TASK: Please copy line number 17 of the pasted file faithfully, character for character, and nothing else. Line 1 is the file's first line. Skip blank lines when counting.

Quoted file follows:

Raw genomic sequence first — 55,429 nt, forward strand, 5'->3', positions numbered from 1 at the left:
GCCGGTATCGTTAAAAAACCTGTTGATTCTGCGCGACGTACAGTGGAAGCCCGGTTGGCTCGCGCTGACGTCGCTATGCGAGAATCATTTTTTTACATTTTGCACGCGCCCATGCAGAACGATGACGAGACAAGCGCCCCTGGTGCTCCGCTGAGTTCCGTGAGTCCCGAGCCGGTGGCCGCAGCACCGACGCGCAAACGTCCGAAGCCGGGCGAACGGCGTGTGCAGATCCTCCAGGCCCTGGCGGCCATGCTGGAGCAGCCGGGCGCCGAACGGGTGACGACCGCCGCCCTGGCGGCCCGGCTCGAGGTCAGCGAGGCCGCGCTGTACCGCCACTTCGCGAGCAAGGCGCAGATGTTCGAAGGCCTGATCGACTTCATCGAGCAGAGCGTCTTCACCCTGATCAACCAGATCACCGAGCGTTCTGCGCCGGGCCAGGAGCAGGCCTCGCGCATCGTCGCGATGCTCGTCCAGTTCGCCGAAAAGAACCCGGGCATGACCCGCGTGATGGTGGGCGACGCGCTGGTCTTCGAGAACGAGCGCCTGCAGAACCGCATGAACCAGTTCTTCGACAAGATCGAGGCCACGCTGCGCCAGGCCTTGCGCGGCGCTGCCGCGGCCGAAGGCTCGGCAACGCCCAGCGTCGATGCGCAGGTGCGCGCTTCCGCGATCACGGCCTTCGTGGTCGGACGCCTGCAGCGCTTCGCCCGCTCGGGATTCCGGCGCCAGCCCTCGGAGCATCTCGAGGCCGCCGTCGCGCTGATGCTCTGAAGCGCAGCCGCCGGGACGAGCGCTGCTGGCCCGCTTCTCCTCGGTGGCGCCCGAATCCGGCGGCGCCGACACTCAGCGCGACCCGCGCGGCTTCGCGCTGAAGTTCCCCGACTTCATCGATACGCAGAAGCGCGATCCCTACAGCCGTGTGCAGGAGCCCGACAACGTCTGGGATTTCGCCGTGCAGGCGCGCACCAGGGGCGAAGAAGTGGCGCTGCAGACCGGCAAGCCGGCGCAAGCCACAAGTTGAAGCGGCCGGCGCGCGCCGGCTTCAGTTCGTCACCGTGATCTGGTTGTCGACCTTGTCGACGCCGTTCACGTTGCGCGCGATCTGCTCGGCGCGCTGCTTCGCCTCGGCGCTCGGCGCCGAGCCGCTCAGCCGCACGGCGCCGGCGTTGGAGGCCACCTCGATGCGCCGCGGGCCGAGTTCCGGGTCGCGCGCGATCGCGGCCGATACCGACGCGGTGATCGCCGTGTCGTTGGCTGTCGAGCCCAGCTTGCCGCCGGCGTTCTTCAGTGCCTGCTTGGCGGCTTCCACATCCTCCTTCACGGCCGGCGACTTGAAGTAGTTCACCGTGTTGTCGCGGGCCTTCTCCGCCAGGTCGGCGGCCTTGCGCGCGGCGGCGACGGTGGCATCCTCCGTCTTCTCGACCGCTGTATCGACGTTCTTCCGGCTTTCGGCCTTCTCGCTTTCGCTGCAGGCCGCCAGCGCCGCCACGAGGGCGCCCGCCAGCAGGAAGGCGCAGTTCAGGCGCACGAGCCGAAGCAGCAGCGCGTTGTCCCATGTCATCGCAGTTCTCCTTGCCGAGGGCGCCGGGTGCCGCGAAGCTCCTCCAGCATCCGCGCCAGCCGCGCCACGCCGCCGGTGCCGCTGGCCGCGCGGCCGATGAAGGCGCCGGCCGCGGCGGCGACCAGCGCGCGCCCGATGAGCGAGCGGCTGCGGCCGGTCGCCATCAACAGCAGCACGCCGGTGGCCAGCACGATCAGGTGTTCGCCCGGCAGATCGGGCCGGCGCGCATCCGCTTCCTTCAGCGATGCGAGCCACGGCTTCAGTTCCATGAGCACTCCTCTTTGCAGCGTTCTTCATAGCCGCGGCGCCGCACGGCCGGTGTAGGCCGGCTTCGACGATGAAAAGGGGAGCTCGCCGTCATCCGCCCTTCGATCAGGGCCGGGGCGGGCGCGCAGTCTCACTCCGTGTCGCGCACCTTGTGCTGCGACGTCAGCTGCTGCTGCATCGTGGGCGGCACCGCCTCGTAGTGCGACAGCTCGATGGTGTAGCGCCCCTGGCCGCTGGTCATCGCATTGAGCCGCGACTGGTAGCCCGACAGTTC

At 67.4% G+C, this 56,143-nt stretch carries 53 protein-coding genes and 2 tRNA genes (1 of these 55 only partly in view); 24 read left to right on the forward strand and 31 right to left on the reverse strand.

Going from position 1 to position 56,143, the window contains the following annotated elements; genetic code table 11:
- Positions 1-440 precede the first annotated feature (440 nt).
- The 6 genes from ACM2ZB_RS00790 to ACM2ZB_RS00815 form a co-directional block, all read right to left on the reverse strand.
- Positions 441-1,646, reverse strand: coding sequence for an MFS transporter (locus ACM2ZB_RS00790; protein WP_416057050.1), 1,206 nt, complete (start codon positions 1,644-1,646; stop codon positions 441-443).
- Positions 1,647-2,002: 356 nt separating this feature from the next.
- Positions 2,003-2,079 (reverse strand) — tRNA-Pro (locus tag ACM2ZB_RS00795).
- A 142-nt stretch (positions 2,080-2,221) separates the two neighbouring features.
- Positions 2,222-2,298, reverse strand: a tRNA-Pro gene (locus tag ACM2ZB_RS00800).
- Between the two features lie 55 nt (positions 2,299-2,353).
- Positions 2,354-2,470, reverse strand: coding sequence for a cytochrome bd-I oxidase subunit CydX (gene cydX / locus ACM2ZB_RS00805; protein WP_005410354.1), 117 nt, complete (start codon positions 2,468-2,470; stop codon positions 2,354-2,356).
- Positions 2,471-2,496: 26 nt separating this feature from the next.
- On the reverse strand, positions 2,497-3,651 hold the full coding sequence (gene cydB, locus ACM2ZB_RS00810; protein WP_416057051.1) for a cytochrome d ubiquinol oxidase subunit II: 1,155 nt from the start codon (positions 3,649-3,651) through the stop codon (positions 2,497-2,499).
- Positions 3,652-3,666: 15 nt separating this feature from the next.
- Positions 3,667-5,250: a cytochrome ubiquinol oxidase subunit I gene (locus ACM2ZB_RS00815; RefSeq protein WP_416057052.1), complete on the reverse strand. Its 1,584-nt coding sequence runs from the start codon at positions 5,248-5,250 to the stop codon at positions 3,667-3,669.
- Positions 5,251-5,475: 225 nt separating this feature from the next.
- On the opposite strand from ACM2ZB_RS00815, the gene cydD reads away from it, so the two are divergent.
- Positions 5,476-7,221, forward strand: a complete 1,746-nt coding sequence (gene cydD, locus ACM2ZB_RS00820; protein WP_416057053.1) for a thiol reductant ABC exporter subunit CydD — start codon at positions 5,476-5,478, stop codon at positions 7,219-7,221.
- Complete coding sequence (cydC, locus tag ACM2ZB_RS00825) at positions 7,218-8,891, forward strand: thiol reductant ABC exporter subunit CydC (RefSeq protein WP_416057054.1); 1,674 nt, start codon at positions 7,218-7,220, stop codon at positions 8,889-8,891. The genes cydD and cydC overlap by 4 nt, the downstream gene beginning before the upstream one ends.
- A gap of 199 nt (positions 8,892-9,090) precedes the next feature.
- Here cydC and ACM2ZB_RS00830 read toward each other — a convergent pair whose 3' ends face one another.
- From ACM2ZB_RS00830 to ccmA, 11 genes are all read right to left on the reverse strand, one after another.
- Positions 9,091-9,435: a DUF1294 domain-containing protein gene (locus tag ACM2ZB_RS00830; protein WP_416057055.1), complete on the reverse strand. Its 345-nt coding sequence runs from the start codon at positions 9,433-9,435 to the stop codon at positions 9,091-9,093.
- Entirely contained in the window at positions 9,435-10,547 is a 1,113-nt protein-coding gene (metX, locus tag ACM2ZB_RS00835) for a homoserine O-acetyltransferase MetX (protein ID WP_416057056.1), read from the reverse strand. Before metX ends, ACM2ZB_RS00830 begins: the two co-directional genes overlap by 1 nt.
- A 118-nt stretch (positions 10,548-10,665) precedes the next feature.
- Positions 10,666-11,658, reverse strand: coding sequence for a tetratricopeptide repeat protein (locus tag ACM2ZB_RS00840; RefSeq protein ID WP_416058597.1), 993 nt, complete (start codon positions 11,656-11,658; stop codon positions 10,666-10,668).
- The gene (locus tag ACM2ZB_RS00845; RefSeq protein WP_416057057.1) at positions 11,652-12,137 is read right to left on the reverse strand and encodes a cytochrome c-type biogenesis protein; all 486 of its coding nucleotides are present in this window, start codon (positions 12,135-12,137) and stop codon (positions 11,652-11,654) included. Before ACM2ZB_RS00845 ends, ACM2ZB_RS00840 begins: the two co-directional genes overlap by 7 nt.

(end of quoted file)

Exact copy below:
- Positions 3,667-5,250: a cytochrome ubiquinol oxidase subunit I gene (locus ACM2ZB_RS00815; RefSeq protein WP_416057052.1), complete on the reverse strand. Its 1,584-nt coding sequence runs from the start codon at positions 5,248-5,250 to the stop codon at positions 3,667-3,669.